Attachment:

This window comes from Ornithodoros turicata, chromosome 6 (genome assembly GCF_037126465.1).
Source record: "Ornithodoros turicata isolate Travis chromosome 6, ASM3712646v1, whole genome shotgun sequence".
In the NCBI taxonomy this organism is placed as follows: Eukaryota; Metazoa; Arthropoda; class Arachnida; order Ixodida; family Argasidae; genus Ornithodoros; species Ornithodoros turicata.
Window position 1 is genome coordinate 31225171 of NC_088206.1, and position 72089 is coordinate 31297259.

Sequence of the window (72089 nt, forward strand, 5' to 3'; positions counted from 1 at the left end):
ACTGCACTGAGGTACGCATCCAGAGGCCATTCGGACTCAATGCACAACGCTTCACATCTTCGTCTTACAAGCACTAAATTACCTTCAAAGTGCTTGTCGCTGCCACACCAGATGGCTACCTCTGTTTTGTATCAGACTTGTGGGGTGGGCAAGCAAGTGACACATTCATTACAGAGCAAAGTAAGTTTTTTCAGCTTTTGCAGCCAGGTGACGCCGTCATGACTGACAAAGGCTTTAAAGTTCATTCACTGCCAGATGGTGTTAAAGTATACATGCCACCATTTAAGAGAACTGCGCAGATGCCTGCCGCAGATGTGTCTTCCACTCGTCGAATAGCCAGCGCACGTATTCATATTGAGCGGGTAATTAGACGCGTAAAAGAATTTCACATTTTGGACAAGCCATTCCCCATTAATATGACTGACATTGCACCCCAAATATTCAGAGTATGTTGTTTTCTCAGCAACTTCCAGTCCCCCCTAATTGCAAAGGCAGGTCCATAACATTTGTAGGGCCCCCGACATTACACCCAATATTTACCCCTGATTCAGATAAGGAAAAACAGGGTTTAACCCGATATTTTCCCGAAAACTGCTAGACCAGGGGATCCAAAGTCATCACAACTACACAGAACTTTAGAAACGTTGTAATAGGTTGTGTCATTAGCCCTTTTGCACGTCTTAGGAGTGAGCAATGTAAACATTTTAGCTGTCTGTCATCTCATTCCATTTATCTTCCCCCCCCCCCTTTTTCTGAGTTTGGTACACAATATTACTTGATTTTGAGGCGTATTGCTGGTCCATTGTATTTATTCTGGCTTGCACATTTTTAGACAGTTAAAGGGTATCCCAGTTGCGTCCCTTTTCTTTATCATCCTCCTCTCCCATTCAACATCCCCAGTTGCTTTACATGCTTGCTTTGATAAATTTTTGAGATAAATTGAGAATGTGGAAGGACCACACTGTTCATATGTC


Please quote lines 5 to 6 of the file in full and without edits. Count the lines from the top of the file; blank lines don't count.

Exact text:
Sequence of the window (72089 nt, forward strand, 5' to 3'; positions counted from 1 at the left end):
ACTGCACTGAGGTACGCATCCAGAGGCCATTCGGACTCAATGCACAACGCTTCACATCTTCGTCTTACAAGCACTAAATTACCTTCAAAGTGCTTGTCGCTGCCACACCAGATGGCTACCTCTGTTTTGTATCAGACTTGTGGGGTGGGCAAGCAAGTGACACATTCATTACAGAGCAAAGTAAGTTTTTTCAGCTTTTGCAGCCAGGTGACGCCGTCATGACTGACAAAGGCTTTAAAGTTCATTCACTGCCAGATGGTGTTAAAGTATACATGCCACCATTTAAGAGAACTGCGCAGATGCCTGCCGCAGATGTGTCTTCCACTCGTCGAATAGCCAGCGCACGTATTCATATTGAGCGGGTAATTAGACGCGTAAAAGAATTTCACATTTTGGACAAGCCATTCCCCATTAATATGACTGACATTGCACCCCAAATATTCAGAGTATGTTGTTTTCTCAGCAACTTCCAGTCCCCCCTAATTGCAAAGGCAGGTCCATAACATTTGTAGGGCCCCCGACATTACACCCAATATTTACCCCTGATTCAGATAAGGAAAAACAGGGTTTAACCCGATATTTTCCCGAAAACTGCTAGACCAGGGGATCCAAAGTCATCACAACTACACAGAACTTTAGAAACGTTGTAATAGGTTGTGTCATTAGCCCTTTTGCACGTCTTAGGAGTGAGCAATGTAAACATTTTAGCTGTCTGTCATCTCATTCCATTTATCTTCCCCCCCCCCCTTTTTCTGAGTTTGGTACACAATATTACTTGATTTTGAGGCGTATTGCTGGTCCATTGTATTTATTCTGGCTTGCACATTTTTAGACAGTTAAAGGGTATCCCAGTTGCGTCCCTTTTCTTTATCATCCTCCTCTCCCATTCAACATCCCCAGTTGCTTTACATGCTTGCTTTGATAAATTTTTGAGATAAATTGAGAATGTGGAAGGACCACACTGTTCATATGTC